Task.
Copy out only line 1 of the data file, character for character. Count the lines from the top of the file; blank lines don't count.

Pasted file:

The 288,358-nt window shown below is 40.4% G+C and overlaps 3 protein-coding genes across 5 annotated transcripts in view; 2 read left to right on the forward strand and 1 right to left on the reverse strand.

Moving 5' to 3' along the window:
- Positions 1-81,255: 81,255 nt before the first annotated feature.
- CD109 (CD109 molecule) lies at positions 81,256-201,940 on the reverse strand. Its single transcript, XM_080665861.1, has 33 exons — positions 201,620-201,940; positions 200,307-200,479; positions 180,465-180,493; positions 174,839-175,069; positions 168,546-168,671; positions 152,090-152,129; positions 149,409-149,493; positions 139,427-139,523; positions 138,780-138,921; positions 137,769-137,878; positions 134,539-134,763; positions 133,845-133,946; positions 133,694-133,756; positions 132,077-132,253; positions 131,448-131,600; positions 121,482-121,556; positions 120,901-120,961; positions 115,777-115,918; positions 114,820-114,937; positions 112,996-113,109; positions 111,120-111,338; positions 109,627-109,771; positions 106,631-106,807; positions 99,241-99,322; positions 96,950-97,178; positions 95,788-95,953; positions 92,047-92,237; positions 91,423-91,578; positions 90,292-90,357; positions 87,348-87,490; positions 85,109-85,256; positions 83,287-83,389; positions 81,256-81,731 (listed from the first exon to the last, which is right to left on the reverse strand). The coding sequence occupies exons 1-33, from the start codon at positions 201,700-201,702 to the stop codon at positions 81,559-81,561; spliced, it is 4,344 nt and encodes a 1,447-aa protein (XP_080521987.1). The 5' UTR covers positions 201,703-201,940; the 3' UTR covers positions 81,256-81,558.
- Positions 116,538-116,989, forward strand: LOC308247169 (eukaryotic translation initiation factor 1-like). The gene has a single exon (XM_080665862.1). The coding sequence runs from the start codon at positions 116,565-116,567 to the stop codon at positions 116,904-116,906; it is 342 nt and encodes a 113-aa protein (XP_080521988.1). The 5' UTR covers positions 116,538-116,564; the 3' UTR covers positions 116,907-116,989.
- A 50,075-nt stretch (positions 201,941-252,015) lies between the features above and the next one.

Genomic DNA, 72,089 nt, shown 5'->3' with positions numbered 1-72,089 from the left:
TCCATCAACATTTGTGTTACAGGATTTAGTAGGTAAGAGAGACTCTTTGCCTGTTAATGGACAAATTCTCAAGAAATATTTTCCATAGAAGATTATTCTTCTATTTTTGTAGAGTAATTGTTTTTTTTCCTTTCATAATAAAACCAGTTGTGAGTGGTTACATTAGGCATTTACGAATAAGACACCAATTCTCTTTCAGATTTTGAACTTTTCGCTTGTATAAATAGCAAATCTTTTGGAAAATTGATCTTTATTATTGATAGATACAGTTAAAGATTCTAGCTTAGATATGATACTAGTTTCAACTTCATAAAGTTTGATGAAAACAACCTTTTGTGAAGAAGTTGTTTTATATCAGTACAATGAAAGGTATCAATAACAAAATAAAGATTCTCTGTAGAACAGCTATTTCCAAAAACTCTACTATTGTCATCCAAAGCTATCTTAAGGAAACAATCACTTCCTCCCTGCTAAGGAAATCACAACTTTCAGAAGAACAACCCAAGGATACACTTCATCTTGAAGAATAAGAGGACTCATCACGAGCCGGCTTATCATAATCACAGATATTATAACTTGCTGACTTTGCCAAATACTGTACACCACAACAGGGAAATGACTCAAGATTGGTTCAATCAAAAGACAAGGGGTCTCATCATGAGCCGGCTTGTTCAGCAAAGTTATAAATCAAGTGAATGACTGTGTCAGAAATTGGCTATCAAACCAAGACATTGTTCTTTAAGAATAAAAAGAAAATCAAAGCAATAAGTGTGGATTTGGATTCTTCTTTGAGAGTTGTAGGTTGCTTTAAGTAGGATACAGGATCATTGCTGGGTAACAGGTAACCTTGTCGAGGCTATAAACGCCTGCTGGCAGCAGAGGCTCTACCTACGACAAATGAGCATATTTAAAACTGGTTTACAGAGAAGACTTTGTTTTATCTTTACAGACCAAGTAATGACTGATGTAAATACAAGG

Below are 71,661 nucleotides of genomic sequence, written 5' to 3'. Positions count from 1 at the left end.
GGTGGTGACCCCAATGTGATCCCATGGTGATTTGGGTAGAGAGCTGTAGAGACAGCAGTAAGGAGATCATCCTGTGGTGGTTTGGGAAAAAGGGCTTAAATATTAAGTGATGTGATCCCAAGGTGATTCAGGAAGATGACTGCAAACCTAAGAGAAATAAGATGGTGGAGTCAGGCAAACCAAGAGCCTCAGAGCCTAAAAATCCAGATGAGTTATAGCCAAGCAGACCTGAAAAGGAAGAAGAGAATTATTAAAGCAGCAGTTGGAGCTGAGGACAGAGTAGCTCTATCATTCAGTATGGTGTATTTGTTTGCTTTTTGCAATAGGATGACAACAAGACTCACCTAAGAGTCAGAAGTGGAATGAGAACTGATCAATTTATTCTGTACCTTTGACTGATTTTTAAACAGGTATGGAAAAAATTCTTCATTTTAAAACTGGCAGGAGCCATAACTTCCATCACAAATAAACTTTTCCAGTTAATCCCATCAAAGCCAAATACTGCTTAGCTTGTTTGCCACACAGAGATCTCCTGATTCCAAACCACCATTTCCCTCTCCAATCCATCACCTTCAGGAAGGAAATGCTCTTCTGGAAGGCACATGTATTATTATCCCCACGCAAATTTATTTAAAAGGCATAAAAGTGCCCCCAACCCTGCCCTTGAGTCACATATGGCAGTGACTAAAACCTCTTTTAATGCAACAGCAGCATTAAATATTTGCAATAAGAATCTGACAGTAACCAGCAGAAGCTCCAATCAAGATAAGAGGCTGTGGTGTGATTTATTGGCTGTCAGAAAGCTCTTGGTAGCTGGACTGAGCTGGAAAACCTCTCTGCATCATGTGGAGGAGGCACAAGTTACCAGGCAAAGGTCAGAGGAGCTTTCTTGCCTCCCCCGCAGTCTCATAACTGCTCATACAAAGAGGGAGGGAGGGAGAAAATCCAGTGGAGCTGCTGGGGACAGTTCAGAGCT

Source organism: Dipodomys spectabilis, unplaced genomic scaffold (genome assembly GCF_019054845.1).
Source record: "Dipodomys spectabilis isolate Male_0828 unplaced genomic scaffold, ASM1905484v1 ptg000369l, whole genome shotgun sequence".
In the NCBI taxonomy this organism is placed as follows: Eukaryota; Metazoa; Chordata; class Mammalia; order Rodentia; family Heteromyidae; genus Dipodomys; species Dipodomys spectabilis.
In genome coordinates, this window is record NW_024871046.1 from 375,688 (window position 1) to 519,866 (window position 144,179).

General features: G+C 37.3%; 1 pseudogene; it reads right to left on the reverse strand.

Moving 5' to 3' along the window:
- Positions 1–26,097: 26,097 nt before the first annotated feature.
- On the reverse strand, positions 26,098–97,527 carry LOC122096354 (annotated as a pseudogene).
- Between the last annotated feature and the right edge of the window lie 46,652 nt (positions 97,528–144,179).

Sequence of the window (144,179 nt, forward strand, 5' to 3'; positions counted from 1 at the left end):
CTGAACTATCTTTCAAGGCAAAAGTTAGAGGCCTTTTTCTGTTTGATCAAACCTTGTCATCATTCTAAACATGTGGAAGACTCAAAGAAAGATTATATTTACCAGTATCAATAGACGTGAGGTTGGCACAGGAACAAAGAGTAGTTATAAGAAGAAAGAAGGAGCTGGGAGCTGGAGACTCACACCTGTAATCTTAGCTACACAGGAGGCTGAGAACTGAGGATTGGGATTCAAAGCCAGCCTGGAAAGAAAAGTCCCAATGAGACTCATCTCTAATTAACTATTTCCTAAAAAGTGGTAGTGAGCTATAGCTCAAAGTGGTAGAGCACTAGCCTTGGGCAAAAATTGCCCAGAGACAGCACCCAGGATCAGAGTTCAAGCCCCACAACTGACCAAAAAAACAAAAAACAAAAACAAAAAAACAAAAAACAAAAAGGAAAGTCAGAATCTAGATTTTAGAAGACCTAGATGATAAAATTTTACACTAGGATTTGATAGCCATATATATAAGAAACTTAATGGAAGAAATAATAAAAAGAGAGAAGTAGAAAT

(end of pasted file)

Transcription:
The 288,358-nt window shown below is 40.4% G+C and overlaps 3 protein-coding genes across 5 annotated transcripts in view; 2 read left to right on the forward strand and 1 right to left on the reverse strand.